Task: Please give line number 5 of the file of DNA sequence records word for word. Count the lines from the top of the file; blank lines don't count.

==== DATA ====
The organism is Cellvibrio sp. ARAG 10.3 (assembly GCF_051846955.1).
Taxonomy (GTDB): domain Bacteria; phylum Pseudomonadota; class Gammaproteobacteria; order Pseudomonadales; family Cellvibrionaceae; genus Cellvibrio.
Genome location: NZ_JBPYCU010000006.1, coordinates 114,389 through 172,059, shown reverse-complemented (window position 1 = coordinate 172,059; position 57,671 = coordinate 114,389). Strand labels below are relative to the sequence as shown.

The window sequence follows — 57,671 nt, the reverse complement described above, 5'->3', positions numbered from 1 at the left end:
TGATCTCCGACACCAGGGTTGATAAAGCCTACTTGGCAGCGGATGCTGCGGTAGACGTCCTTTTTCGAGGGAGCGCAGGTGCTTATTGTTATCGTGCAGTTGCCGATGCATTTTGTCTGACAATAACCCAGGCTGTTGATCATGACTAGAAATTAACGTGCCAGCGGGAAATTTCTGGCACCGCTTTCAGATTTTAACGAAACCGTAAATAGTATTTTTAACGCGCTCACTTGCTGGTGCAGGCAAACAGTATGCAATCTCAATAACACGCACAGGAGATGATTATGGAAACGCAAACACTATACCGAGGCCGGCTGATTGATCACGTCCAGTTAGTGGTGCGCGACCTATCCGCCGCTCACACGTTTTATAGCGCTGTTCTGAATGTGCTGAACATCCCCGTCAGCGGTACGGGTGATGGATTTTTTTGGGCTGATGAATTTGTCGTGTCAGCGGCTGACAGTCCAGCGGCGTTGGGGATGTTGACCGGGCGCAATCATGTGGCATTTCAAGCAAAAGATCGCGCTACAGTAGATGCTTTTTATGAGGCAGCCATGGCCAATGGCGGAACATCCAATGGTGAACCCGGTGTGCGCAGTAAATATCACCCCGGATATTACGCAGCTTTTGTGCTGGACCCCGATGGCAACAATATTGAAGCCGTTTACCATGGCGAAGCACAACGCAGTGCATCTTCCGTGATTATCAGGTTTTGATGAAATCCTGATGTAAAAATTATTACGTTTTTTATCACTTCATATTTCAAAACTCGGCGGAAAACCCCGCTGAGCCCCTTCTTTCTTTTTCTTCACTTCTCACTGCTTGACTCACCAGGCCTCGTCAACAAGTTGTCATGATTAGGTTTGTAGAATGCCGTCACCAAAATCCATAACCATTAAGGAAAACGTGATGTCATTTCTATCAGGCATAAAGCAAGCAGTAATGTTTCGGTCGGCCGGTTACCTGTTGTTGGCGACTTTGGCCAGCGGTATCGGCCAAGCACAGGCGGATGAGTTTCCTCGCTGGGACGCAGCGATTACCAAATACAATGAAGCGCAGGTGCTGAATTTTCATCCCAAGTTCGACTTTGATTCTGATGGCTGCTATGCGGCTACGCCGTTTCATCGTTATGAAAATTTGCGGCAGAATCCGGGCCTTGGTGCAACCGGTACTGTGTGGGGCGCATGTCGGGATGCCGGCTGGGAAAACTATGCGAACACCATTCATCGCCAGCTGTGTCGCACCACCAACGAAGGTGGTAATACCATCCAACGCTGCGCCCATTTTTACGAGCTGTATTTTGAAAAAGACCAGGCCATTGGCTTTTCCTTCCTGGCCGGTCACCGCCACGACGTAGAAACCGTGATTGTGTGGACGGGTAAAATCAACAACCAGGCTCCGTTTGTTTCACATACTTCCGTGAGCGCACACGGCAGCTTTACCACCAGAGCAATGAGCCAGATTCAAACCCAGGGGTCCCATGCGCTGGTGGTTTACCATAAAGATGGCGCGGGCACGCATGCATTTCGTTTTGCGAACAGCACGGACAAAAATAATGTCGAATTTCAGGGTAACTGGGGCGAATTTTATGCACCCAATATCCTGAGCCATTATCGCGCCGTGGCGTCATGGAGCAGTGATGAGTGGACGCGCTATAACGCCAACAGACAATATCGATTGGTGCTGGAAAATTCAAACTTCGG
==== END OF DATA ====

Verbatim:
TGATCTCCGACACCAGGGTTGATAAAGCCTACTTGGCAGCGGATGCTGCGGTAGACGTCCTTTTTCGAGGGAGCGCAGGTGCTTATTGTTATCGTGCAGTTGCCGATGCATTTTGTCTGACAATAACCCAGGCTGTTGATCATGACTAGAAATTAACGTGCCAGCGGGAAATTTCTGGCACCGCTTTCAGATTTTAACGAAACCGTAAATAGTATTTTTAACGCGCTCACTTGCTGGTGCAGGCAAACAGTATGCAATCTCAATAACACGCACAGGAGATGATTATGGAAACGCAAACACTATACCGAGGCCGGCTGATTGATCACGTCCAGTTAGTGGTGCGCGACCTATCCGCCGCTCACACGTTTTATAGCGCTGTTCTGAATGTGCTGAACATCCCCGTCAGCGGTACGGGTGATGGATTTTTTTGGGCTGATGAATTTGTCGTGTCAGCGGCTGACAGTCCAGCGGCGTTGGGGATGTTGACCGGGCGCAATCATGTGGCATTTCAAGCAAAAGATCGCGCTACAGTAGATGCTTTTTATGAGGCAGCCATGGCCAATGGCGGAACATCCAATGGTGAACCCGGTGTGCGCAGTAAATATCACCCCGGATATTACGCAGCTTTTGTGCTGGACCCCGATGGCAACAATATTGAAGCCGTTTACCATGGCGAAGCACAACGCAGTGCATCTTCCGTGATTATCAGGTTTTGATGAAATCCTGATGTAAAAATTATTACGTTTTTTATCACTTCATATTTCAAAACTCGGCGGAAAACCCCGCTGAGCCCCTTCTTTCTTTTTCTTCACTTCTCACTGCTTGACTCACCAGGCCTCGTCAACAAGTTGTCATGATTAGGTTTGTAGAATGCCGTCACCAAAATCCATAACCATTAAGGAAAACGTGATGTCATTTCTATCAGGCATAAAGCAAGCAGTAATGTTTCGGTCGGCCGGTTACCTGTTGTTGGCGACTTTGGCCAGCGGTATCGGCCAAGCACAGGCGGATGAGTTTCCTCGCTGGGACGCAGCGATTACCAAATACAATGAAGCGCAGGTGCTGAATTTTCATCCCAAGTTCGACTTTGATTCTGATGGCTGCTATGCGGCTACGCCGTTTCATCGTTATGAAAATTTGCGGCAGAATCCGGGCCTTGGTGCAACCGGTACTGTGTGGGGCGCATGTCGGGATGCCGGCTGGGAAAACTATGCGAACACCATTCATCGCCAGCTGTGTCGCACCACCAACGAAGGTGGTAATACCATCCAACGCTGCGCCCATTTTTACGAGCTGTATTTTGAAAAAGACCAGGCCATTGGCTTTTCCTTCCTGGCCGGTCACCGCCACGACGTAGAAACCGTGATTGTGTGGACGGGTAAAATCAACAACCAGGCTCCGTTTGTTTCACATACTTCCGTGAGCGCACACGGCAGCTTTACCACCAGAGCAATGAGCCAGATTCAAACCCAGGGGTCCCATGCGCTGGTGGTTTACCATAAAGATGGCGCGGGCACGCATGCATTTCGTTTTGCGAACAGCACGGACAAAAATAATGTCGAATTTCAGGGTAACTGGGGCGAATTTTATGCACCCAATATCCTGAGCCATTATCGCGCCGTGGCGTCATGGAGCAGTGATGAGTGGACGCGCTATAACGCCAACAGACAATATCGATTGGTGCTGGAAAATTCAAACTTCGG